|The following notes are not comprehensive and are intended as a guide only. Before planning your wedding in India we strongly advise you to contact the Indian embassy in your home country or your country's embassy in India to obtain up-to-date legal requirements.|
Getting married in Ireland has become less complicated for non-residents in recent years, however there are still legal requirements leading up to the wedding that need to be met. You should also note that it can be difficult to find a priest who would be willing to marry you in a church, compared to the relatively simple procedure of organising a marriage celebrant in another venue. However, there are ways around this and individual couples would need to discuss their situation with the parish priest of their choice if they would like to marry in a church.
In order to legally marry in Ireland, both the bride and groom must give three months’ notice of their intention to marry by making an appointment with the Registrar’s Office and attending an appointment together. You need to bring with you:
- Your passport
- Original full birth certificate with an Apostille Stamp from the Embassy of origin or a letter from the Embassy confirming the authenticity of the certificate (some countries are exempt from this).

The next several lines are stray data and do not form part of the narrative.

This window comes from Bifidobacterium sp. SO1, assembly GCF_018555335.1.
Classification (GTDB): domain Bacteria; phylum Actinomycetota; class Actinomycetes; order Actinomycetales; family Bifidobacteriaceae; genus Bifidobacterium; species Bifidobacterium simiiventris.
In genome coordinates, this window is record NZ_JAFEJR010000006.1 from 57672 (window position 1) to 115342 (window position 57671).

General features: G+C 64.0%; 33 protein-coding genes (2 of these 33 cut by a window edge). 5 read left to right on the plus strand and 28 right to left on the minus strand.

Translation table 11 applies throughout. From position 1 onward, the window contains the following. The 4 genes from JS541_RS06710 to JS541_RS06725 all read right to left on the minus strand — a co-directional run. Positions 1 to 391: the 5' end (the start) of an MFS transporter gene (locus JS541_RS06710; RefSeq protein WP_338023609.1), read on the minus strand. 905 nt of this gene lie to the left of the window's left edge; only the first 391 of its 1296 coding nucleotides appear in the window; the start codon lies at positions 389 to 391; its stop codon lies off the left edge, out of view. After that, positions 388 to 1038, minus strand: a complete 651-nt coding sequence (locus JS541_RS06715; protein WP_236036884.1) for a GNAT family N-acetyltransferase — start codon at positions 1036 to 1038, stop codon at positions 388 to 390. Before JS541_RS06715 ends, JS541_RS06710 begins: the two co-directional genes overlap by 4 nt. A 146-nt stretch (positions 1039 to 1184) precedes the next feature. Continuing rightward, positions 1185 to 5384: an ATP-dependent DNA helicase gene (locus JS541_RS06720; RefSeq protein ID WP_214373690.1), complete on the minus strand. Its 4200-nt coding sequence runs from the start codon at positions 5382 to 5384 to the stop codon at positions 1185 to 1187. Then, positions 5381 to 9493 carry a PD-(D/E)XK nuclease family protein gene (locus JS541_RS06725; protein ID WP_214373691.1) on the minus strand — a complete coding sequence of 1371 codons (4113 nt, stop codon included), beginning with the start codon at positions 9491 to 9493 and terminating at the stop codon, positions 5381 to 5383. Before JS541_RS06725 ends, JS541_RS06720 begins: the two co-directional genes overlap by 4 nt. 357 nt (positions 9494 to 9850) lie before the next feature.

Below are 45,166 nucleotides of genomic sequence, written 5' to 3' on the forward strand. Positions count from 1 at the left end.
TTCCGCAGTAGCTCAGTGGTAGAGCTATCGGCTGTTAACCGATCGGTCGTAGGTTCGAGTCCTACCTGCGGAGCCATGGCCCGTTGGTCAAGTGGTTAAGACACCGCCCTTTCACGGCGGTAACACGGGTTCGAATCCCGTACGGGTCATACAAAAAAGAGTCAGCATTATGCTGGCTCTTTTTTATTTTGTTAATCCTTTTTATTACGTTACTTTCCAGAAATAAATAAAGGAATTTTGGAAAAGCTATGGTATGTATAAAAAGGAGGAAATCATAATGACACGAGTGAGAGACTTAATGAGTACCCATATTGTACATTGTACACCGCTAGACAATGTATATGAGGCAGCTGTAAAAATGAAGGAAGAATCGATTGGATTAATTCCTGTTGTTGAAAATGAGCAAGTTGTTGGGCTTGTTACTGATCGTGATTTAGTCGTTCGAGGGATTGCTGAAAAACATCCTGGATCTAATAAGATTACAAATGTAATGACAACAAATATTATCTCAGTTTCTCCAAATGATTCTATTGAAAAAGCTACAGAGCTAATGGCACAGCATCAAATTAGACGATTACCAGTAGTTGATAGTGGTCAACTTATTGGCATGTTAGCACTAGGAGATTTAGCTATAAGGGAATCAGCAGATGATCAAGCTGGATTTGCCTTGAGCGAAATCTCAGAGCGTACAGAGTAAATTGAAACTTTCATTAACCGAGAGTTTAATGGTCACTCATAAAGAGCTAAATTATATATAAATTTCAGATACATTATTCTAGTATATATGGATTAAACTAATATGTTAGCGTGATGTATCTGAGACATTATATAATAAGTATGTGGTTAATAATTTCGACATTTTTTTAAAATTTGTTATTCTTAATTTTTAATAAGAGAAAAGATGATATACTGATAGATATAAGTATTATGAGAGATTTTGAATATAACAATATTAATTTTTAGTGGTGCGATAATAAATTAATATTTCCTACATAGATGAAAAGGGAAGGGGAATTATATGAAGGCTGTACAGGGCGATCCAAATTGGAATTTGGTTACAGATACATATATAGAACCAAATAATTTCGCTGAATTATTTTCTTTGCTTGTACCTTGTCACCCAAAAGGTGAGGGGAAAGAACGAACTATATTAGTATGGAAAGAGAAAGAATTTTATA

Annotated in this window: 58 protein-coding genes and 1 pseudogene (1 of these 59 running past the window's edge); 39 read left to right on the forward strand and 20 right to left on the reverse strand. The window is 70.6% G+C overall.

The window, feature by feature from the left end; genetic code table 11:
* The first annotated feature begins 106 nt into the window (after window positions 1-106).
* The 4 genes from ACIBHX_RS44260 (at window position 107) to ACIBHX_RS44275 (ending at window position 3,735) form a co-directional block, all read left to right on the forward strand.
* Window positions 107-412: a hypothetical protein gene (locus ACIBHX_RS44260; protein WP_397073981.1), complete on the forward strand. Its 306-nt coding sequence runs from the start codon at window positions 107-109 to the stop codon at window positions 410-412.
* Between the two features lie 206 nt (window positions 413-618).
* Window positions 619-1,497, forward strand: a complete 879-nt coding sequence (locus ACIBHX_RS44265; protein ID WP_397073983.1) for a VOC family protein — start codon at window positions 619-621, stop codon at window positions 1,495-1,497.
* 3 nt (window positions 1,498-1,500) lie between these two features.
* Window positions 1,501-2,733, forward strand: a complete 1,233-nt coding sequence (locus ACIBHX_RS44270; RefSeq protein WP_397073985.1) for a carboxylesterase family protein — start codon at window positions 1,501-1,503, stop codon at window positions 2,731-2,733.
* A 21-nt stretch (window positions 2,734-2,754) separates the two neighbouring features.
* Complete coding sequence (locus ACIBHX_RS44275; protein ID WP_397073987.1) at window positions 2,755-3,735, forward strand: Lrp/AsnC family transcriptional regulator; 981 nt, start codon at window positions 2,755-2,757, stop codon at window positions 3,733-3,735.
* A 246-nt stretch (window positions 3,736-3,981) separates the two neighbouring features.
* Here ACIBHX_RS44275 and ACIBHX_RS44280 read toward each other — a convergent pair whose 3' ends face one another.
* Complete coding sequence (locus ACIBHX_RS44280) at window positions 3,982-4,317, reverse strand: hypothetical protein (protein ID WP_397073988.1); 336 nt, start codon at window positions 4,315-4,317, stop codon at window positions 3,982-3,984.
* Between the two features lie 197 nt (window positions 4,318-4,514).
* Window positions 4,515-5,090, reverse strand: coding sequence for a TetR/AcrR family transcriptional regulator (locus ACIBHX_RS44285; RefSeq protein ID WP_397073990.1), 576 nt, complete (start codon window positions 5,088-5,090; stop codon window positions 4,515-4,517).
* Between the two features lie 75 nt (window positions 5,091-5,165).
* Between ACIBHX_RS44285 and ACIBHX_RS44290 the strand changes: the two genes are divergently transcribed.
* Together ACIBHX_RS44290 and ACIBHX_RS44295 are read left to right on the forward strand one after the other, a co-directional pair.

- The registrar might also request additional documents before the appointment.
If you are unable to attend in person, you need to contact the HSE to find out if another method can be arranged. The cost of registering the wedding is 200 EUROS. Couples also need to be resident in Ireland for eight days in the district they intend to get married in before the wedding. That period is then followed by a further delay of up to three weeks depending on the county.
For more information and a full list of requirements, visit www.hse.ie/go/marriage.
Ireland is divided into four provinces, which incorporates Northern Ireland as well as the Republic. The Republic of Ireland is further divided into 26 counties. Each of them have their own rich history and local attractions, but all of them have that postcard green Irish scenery that makes Ireland an ideal wedding destination.